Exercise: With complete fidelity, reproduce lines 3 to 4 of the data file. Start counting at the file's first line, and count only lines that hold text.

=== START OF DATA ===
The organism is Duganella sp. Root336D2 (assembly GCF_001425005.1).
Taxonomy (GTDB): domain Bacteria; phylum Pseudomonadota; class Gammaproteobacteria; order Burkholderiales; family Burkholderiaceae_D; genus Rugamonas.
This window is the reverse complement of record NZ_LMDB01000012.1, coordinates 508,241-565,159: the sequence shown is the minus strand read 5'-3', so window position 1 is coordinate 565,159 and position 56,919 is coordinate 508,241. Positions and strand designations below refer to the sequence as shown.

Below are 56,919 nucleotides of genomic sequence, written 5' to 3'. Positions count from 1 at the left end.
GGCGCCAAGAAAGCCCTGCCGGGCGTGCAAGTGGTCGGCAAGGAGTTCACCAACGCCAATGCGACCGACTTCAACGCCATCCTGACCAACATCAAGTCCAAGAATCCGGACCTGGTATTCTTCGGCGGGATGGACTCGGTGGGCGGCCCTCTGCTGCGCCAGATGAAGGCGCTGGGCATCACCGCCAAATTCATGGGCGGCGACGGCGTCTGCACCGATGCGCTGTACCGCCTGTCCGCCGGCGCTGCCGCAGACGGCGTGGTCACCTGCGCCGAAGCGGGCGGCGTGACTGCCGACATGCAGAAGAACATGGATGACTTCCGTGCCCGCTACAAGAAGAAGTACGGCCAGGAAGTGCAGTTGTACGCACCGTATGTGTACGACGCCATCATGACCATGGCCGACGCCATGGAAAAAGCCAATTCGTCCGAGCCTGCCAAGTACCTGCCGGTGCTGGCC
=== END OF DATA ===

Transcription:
This window is the reverse complement of record NZ_LMDB01000012.1, coordinates 508,241-565,159: the sequence shown is the minus strand read 5'-3', so window position 1 is coordinate 565,159 and position 56,919 is coordinate 508,241. Positions and strand designations below refer to the sequence as shown.

Below are 56,919 nucleotides of genomic sequence, written 5' to 3'. Positions count from 1 at the left end.